Of course, it would be crazy for a human to just mechanically practice this hell (although it does improve your fluency tremendously). Instead, you can just use it as a pool of pre-generated patterns to sex up your routine!

Check it out — this is just a regular F#m7 chord played consequently in all inversions:

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Easy, right?

Going on — F#m7 in all permutations starting on 1:

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Personally, I just like how it sounds. There is no trace of that worn-out minor arpeggio sound that so many other people are practicing at this very moment all around the world. Yes, it’s a bit robotic — but — we’ll fix that in a sec.

Next — my “aha!” moment: 1st inversion in different permutations:

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Note that permutating the inversion does not give you the same results as permutating the original chord, as the root (aka 1) is transposed one octave above. So it’s a completely different set of combinations.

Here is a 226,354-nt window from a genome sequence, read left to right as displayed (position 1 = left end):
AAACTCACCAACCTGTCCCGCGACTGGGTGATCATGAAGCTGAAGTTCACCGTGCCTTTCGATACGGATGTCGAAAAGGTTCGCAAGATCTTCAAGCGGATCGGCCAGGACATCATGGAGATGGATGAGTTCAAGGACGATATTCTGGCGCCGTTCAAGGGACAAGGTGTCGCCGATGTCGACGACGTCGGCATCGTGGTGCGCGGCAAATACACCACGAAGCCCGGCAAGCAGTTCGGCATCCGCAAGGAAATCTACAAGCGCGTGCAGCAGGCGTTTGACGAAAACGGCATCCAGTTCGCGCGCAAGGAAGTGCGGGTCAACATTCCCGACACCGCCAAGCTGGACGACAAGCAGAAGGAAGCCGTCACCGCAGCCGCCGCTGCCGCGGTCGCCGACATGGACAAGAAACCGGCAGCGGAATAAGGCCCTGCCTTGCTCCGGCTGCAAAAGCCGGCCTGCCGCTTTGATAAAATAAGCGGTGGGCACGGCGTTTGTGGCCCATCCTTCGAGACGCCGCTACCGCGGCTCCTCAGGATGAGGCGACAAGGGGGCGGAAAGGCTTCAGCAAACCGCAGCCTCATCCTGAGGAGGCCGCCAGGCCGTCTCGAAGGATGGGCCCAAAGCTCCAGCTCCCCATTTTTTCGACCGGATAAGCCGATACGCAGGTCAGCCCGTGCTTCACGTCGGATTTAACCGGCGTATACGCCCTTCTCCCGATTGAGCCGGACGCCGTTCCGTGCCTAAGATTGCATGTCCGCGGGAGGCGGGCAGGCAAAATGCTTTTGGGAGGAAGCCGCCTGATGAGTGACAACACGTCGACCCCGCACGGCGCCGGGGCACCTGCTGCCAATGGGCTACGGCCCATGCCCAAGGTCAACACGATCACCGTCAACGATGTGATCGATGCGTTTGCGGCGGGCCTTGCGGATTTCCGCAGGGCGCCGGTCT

As a next step, I’m going to take one permutation of choice (1-3-5-7 in this case) and play all inversions of my F#m7 using it — ascending, then descending:

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And finally, add the right hand that is going to play the F# Dorian scale dissected into groups of 2 notes:

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If up until this point you were only mildly challenging the part of your brain responsible for scale fluency, now’s the moment when you finger independence gets fucked up big time! 🤓

Not all of it might sound great — as particular permutations might create dissonant intervals with scale degrees, but that only means that you can spend another two hours trying out other ones figuring out the best combination. And — remember — it was only F# Dorian over F#m7. Sooo… You get the idea 🤙🏻 Harmonise ’till it hurts! Till next time—

Practice session: permutations and more Gershwin studies

Scale studies

  • All Lydian scales
  • All Ionian scales
  • Scale dissection: Ab Lydian over Ab∆7 moving arpeggios in groups of two
  • Scale dissection: F# Dorian over F#m7 moving arpeggios in groups of three
  • Scale dissection #2: F# Dorian in groups of three over F#m7 regrouped arpeggios